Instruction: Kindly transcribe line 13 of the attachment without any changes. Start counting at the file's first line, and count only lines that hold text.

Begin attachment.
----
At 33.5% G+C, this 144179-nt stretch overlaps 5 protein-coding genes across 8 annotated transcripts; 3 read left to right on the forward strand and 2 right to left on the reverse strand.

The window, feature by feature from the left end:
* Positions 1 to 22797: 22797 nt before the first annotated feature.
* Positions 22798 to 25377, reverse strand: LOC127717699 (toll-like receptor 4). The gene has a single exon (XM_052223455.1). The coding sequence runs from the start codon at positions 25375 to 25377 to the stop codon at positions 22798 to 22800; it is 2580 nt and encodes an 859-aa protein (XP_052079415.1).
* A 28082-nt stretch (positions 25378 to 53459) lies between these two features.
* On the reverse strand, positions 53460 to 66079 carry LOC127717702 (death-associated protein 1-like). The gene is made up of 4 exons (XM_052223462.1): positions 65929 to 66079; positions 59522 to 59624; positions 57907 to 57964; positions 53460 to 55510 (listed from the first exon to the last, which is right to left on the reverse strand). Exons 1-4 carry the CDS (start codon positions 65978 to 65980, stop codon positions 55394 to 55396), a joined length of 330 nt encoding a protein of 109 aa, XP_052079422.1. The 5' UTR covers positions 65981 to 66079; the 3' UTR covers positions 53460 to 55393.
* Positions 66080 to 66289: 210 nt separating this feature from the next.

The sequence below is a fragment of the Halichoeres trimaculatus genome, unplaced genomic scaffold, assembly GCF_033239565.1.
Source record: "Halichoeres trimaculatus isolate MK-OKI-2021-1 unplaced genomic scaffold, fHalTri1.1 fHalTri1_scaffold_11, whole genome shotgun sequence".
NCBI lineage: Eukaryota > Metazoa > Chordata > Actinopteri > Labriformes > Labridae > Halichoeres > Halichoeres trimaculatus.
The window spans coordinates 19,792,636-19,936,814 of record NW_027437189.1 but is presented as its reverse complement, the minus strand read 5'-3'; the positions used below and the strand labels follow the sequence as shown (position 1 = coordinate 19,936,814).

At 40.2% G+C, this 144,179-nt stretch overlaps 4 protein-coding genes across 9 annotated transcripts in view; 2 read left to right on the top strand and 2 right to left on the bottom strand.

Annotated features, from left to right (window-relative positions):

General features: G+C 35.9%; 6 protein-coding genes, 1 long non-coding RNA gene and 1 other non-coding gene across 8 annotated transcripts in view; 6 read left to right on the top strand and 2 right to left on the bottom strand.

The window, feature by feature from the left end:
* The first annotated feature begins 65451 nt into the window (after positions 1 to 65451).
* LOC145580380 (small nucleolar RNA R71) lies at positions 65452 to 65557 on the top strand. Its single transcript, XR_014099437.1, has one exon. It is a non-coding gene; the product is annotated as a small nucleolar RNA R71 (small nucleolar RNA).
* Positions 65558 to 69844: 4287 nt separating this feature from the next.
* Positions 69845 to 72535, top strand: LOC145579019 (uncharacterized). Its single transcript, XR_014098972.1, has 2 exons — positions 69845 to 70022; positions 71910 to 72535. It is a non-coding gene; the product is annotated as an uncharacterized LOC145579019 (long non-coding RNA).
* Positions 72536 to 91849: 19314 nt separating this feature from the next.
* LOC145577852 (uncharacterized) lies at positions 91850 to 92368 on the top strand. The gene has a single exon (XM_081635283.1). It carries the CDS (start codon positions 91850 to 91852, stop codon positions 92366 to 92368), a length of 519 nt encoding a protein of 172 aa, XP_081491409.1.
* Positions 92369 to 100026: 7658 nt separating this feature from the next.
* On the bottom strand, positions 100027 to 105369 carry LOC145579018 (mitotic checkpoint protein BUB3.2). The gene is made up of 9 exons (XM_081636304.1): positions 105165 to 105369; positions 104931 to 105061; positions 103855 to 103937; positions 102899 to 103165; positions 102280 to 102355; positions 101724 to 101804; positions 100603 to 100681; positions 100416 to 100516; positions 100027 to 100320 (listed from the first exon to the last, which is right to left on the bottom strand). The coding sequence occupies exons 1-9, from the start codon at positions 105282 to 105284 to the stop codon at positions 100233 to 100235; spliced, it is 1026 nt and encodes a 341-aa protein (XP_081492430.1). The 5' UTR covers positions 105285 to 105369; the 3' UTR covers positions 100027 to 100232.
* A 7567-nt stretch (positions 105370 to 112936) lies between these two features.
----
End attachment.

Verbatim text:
Annotated features, from left to right (window-relative positions):